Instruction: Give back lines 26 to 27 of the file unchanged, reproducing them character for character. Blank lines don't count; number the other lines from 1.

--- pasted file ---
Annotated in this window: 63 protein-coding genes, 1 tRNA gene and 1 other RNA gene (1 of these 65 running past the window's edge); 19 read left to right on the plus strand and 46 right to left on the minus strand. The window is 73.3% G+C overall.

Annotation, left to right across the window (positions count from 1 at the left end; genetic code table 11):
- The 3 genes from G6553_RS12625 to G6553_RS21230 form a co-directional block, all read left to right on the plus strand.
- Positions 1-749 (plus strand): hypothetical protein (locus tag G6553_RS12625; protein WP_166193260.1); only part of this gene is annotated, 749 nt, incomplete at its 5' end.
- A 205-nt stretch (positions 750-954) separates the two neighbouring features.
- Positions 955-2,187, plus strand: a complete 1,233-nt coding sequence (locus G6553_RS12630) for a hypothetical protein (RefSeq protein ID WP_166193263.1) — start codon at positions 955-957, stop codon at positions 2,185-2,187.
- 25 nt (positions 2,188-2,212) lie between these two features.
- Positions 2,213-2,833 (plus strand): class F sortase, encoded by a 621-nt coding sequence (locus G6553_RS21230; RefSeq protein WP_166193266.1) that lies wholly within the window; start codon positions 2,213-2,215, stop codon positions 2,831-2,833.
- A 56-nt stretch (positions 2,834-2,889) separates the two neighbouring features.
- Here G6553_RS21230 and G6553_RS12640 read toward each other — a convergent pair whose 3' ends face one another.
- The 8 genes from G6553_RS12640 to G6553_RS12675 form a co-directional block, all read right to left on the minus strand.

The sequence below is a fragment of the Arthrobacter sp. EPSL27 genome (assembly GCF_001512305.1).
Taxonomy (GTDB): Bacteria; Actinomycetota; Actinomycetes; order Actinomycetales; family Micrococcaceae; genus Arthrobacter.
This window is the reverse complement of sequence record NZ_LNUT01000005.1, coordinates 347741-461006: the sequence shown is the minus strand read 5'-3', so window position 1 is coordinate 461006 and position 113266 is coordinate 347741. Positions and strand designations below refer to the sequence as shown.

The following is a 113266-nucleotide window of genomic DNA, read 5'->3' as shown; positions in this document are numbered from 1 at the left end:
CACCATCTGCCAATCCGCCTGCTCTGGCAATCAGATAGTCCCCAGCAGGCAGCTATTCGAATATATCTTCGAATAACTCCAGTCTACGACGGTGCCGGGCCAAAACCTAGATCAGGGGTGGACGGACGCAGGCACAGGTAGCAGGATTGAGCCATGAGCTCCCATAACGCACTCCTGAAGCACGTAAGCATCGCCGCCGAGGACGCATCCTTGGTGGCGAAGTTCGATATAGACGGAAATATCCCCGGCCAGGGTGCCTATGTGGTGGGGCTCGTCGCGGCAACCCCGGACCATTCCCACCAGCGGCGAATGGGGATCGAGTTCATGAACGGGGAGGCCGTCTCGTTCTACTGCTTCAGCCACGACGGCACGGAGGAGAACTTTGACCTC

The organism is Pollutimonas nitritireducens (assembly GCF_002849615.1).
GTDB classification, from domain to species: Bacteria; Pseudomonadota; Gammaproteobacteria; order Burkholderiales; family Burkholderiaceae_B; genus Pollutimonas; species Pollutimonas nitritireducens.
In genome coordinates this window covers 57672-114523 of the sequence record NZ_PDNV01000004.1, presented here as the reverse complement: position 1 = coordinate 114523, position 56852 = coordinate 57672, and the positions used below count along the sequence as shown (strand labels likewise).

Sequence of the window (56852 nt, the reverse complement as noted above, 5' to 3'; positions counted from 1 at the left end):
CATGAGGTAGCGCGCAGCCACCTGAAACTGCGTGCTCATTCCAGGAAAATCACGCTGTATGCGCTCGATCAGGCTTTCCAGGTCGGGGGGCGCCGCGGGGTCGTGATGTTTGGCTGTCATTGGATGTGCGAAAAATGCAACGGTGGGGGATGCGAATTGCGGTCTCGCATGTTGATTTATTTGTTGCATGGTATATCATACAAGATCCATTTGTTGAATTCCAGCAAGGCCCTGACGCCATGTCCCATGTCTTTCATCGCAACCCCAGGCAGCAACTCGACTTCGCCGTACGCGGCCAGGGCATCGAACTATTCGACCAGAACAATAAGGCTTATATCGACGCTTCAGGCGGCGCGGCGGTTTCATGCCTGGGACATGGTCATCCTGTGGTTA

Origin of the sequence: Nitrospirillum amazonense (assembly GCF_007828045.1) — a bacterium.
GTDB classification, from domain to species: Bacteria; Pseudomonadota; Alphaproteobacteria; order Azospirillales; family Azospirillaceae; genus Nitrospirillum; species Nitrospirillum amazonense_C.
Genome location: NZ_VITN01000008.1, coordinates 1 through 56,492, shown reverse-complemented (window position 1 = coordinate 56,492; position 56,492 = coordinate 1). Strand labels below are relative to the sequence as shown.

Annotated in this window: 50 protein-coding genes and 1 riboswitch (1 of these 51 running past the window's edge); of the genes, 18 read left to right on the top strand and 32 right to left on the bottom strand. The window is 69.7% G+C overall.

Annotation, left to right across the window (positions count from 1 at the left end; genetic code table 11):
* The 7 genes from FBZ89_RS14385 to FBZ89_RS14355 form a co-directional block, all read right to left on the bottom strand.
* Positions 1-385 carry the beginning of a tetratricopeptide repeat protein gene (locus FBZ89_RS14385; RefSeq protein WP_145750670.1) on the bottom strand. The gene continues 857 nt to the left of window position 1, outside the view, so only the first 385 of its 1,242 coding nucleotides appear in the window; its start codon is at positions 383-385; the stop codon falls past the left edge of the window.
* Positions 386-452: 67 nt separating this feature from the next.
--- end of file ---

Annotation, left to right across the window (positions count from 1 at the left end; genetic code table 11):
* The 7 genes from FBZ89_RS14385 to FBZ89_RS14355 form a co-directional block, all read right to left on the bottom strand.